3. Visualization of Turbulence in Aortic Coarctation (movie):Time-resolved visualization of turbulent kinetic energy (TKE), a direction-independent measure of turbulence intensity, in a patient with an aortic coarctation. A 3D iso-surface rendering of contrast enhanced MRA data outlines the geometry. Sparse 3D streamlines, emitted from the center of the coarctation, outlines the instantaneous mean velocities near the coarctation at each time frame.  The highest values of TKE can be observed downstream from the coarctation in the areas surrounding the flow jet that emerges from the coarctation. Elevated values of TKE can also be observed in the aortic root due to a subaortic membrane.

    References

    1.         Wigström L, Ebbers T, Fyrenius A, Karlsson M, Engvall J, Wranne B, Bolger AF. Particle trace visualization of intracardiac flow using time resolved 3D phase contrast MRI. Magn Reson Med 1999;41(4):793-799.

    2.         Heiberg E, Ebbers T, Wigström L, Karlsson M. Three dimensional flow characterization using vector pattern matching. IEEE Trans Vis Comp Graphics 2003;9:313 - 319.

    3.         Ebbers T, Wigström L, Bolger AF, Engvall J, Karlsson M. Estimation of relative cardiovascular pressures using time-resolved three-dimensional phase contrast MRI. Magn Reson Med 2001;45(5):872-879.

    4.         Fyrenius A, Wigström L, Bolger AF, Ebbers T, Öhman KP, Karlsson M, Wranne B, Engvall J. Pitfalls in Doppler evaluation of diastolic function: insights from three-dimensional magnetic resonance imaging. J Am Soc Echocardiogr 1999;12(10):817-826.

    5.         Fyrenius A, Wigstrom L, Ebbers T, Karlsson M, Engvall J, Bolger AF. Three dimensional flow in the human left atrium. Heart 2001;86(4):448-455.

    6.         Kvitting JP, Ebbers T, Wigstrom L, Engvall J, Olin CL, Bolger AF. Flow patterns in the aortic root and the aorta studied with time-resolved, 3-dimensional, phase-contrast magnetic resonance imaging: Implications for aortic valve-sparing surgery. J Thorac Cardiovasc Surg 2004;127(6):1602-1607.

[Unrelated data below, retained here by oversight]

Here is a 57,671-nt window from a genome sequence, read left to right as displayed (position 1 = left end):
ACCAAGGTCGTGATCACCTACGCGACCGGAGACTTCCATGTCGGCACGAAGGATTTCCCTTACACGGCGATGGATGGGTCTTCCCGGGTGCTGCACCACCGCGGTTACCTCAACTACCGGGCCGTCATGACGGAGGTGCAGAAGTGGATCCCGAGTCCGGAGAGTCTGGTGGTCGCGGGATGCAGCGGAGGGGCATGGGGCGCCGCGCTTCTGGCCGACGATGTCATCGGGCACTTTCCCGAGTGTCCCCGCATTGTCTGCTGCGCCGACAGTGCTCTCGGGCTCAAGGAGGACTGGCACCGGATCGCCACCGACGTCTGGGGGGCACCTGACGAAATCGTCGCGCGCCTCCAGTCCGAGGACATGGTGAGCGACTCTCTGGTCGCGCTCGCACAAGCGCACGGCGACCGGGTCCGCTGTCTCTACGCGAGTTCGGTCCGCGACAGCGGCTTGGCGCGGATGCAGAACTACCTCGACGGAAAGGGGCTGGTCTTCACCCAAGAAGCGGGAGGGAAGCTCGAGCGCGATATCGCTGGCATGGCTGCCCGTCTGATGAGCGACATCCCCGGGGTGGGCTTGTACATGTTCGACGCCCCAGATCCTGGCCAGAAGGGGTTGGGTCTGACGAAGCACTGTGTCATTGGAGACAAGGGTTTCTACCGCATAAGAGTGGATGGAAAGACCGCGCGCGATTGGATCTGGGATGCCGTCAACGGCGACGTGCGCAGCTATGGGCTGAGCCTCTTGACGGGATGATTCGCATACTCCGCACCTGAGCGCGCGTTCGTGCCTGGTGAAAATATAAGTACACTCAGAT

7.         Ebbers T, Wigstrom L, Bolger AF, Wranne B, Karlsson M. Noninvasive measurement of time-varying three-dimensional relative pressure fields within the human heart. J Biomech Eng 2002;124(3):288-293.

    8.         Stein PD, Sabbah HN. Turbulent blood flow in the ascending aorta of humans with normal and diseased aortic valves. Circulation research 1976;39(1):58-65.

    9.         McDonald DA. Blood Flow in Arteries. Southamptom: The Camelot Press Ltd; 1974.

    10.        Ghalichi F, Deng X, De Champlain A, Douville Y, King M, Guidoin R. Low Reynolds number turbulence modeling of blood flow in arterial stenoses. Biorheology 1998;35(4-5):281-294.

    11.        Brooks AR, Lelkes PI, Rubanyi GM. Gene expression profiling of vascular endothelial cells exposed to fluid mechanical forces: relevance for focal susceptibility to atherosclerosis. Endothelium 2004;11(1):45-57.

    12.        Dyverfeldt P, Sigfridsson A, Kvitting JP, Ebbers T. Quantification of intravoxel velocity standard deviation and turbulence intensity by generalizing phase-contrast MRI. Magn Reson Med 2006;56(4):850-858.

    13.        Ebbers T, Dyverfeldt P, Sigfridsson A, Kvitting JP. Quantification of Mean and Fluctuating Blood Flow.; 2006 13-16 July; New York, USA.

    14.        Bolger AF, Heiberg E, Karlsson M, Wigstrom L, Engvall J, Sigfridsson A, Ebbers T, Kvitting JP, Carlhall CJ, Wranne B. Transit of blood flow through the human left ventricle mapped by cardiovascular magnetic resonance. J Cardiovasc Magn Reson 2007;9(5):741-747.

    15.       Dyverfeldt P, Kvitting JPE, Sigfridsson A, Engvall J, Bolger AF, Ebbers T. Assessment of Fluctuating Velocities in Disturbed Cardiovascular Blood Flow: In-Vivo Feasibility of Generalized Phase-Contrast MRI. J Magn Reson Imaging 2008;28(3):655-663.